The Force is strong with quarterback Aaron Rodgers, and his presence in the Green Bay Packers lineup provided the team with a new hope this week. But his play Sunday against the Carolina Panthers looked more like the tired old Mark Hamill from The Last Jedi than the true master everyone remembered from Return of the Jedi.
An imperfect version stepped onto the field and couldn't provide the storybook ending Packers faithful expected. As such, Rodgers rushed back for nothing.
The triumphant ending appeared to be destined starting with Sunday's contest. The story wrote itself: Rodgers returns after a two-month recovery from a broken clavicle to lead Green Bay toward a postseason berth.
Yet, the 31-24 loss highlighted Rodgers limitations after a long layoff. As a result, the Packers have to wait until Monday's outcome between the Atlanta Falcons and Tampa Bay Buccaneers to see if Green Bay's fate is officially sealed. A Falcons victory will knock Rodgers and Co. out of the postseason picture for good.
Usually, Rodgers' mere presence provides a natural advantage over other squads. His skill set borders on magical, with the league's premier arm talent, mobility to manipulate the pocket and unparalleled creativity when breaking the offensive structure.
Like an aging Luke Skywalker, the 34-year-old signal-caller couldn't draw upon his entire repertoire at the beginning of this story. At times, Rodgers flashed brilliance only to be betrayed by his body in other instances. The 13-year veteran completed 57.8 percent of his passes for 290 yards, three touchdowns and three interceptions.
The turnovers stalled multiple drives, while the quarterback's sixth-sense working the pocket didn't seem to fully register. Rodgers admitted he was "disappointed" with his performance.
"Felt fine, I just missed some throws I'm used to hitting," the quarterback said, per ESPN.com's Rob Demovsky.
Normally, Rodgers is the driving force behind the Packers' success. He couldn't overcome issues found within his supporting cast when the franchise desperately needed him to do so.
Everyone expects Rodgers to uncork majestic deep balls. There has never been a receiver who can outrun his arm, until Sunday.
Defenders trailed on vertical passes only to come down with the football when Rodgers couldn't place it over the top. When the quarterback breaks the pocket, his receivers adjust their routes to deep versions because he can make the throws. Rodgers couldn't against the Panthers, and this shortcoming cost the Packers seven points when Carolina scored a third-quarter touchdown courtesy of a short field.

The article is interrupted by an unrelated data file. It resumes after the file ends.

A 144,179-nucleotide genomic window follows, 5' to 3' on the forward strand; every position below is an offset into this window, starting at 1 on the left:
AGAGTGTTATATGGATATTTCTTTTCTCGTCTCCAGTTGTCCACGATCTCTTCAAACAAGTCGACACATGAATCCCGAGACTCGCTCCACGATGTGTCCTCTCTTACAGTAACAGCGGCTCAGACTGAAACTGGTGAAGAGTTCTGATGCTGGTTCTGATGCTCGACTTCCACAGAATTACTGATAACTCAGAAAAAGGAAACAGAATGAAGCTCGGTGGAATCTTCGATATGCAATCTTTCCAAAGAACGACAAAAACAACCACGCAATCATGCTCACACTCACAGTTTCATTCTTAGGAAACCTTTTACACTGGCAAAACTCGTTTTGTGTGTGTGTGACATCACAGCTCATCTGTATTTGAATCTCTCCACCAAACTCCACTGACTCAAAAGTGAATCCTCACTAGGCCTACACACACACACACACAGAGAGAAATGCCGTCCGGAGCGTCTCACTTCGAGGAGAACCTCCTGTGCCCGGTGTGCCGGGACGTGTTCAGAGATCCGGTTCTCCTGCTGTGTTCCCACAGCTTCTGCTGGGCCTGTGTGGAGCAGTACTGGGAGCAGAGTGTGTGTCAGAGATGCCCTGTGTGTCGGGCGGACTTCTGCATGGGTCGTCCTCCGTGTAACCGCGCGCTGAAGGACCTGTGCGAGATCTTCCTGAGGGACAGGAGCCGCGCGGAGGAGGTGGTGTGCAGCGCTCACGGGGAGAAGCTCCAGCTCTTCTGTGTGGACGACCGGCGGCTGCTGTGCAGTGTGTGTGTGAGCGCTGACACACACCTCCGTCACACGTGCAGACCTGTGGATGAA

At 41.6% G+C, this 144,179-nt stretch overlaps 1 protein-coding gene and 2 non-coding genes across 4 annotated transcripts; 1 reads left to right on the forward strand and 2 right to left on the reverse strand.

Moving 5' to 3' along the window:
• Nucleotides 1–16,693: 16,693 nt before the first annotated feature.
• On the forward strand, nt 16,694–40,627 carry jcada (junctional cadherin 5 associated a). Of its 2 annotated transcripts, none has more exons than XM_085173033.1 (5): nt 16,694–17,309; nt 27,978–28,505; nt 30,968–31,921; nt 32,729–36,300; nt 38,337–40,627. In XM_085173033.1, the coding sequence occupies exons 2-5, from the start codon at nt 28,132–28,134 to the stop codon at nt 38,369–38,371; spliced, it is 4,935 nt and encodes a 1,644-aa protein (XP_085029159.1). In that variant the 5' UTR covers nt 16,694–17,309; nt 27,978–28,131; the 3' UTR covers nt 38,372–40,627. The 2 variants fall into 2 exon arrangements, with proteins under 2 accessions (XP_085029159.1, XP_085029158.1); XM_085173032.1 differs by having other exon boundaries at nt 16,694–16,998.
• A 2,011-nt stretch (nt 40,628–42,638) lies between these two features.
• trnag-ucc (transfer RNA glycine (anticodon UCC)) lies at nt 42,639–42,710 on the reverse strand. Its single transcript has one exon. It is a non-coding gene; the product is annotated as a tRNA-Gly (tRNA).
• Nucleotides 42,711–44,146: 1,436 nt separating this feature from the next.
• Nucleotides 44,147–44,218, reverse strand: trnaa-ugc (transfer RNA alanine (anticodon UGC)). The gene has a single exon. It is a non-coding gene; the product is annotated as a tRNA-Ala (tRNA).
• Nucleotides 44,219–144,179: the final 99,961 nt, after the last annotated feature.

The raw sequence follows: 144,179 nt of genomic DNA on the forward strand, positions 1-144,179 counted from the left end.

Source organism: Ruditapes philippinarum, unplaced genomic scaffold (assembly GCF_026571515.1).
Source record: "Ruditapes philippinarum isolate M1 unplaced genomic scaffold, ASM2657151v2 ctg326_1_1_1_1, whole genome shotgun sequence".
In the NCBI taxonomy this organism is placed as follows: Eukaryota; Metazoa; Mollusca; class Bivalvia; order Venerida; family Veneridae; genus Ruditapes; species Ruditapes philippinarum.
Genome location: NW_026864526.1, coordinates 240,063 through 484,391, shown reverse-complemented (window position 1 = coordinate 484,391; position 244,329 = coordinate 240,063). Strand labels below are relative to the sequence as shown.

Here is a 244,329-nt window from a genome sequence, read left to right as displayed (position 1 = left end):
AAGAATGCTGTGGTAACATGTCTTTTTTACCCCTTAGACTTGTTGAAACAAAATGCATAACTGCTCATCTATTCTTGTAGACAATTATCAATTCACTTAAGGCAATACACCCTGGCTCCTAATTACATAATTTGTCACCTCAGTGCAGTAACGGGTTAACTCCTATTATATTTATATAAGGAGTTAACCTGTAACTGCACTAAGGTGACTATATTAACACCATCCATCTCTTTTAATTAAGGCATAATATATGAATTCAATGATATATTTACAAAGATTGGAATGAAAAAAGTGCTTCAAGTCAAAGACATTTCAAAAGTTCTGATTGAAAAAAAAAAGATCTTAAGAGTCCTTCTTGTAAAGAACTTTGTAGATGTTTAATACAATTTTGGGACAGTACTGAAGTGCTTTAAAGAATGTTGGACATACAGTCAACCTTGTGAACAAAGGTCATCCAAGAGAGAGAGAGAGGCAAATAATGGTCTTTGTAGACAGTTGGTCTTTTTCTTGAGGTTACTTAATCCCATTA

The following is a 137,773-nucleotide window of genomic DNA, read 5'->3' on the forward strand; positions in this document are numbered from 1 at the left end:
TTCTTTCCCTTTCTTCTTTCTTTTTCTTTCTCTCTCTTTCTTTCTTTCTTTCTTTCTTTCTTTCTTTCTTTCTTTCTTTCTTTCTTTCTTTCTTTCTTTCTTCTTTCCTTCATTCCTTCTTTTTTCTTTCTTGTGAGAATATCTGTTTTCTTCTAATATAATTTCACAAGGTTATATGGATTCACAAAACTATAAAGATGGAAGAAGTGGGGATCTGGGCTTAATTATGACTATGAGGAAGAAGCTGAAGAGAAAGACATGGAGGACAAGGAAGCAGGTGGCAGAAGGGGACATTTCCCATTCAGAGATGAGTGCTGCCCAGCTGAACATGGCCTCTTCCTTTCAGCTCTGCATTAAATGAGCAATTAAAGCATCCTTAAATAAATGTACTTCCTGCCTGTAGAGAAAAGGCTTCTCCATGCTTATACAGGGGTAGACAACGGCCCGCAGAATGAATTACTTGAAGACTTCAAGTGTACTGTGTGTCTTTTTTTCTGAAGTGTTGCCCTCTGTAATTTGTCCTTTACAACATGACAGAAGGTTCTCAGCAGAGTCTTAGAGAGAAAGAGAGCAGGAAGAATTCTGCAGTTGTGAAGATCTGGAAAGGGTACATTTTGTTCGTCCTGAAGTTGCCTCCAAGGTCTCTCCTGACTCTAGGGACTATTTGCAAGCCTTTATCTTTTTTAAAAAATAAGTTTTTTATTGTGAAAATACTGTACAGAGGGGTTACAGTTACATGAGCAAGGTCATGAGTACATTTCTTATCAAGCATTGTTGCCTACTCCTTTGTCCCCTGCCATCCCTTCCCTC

His three-interception performance tied his career-worst, per ESPN Stats & Info:
A week or two from now, Rodgers may play his way back into football shape, but it could already be too late. The Packers kept their season afloat for this moment only to fail with their franchise player in place, because he couldn't make every throw.
Rodgers still laced a few impressive tosses, like his initial touchdown pass to Davante Adams, with this highlight courtesy of the NFL:
However, the vertical passing attack creates space for the Packers receivers to operate. The Panthers weren't threatened downfield and played with an aggressive approach on the outside—which ultimately led to the game-sealing fumble by Geronimo Allison when cornerback Daryl Worley and safety Mike Adams converged on the receiver.
Early in the contest, Packers fans had to be holding their breath with each play, because Rodgers consistently broke contain. Receivers struggled to get open, while the offensive line's protection came into question.
The Packers tied for the fourth-most sacks allowed with 43 coming into Sunday's contest. Rodgers escaped the grasp of Carolina defenders multiple times, yet they still managed three sacks. The timing of them couldn't have been worse, either.
Two came late in the fourth quarter when the Packers tried to come back from a 14-point deficit. Rodgers can't be blamed for poor play up front, but situational awareness is needed. Of course, Rodgers isn't Houdini, but he plays like him at times. It's surprising to see Rodgers taken down by Julius Peppers during a 4th-and-14 play with room to step up in the pocket.
Being pressured and making big plays have been part of the quarterback's legacy. He failed to do so against Carolina, and the Packers' postseason chances are now on life support.
"I hold myself to a high standard, and this comes in well below those standards," Rodgers said, per Packers News' Aaron Nagler.
How the Packers proceed may become an indictment of their decision to rush Rodgers into the lineup. With the team's playoff hopes hinging on Monday's contest, Rogers might not play during the final two weeks of the regular season.
"Let's focus on today," head coach Mike McCarthy said when asked about the quarterback's future, per Demovsky. "We'll get back and assess it."
Rodgers remained non-committal, too.
"I'm going to see how I feel tomorrow and go from there," the quarterback said.
Of course, Green Bay wants its two-time NFL MVP in the lineup and playing for another chance at a Super Bowl. The Packers' postseason chances are disappearing faster than the Jedi Order.
Save Green Bay's season, Buccaneers. You're their only hope.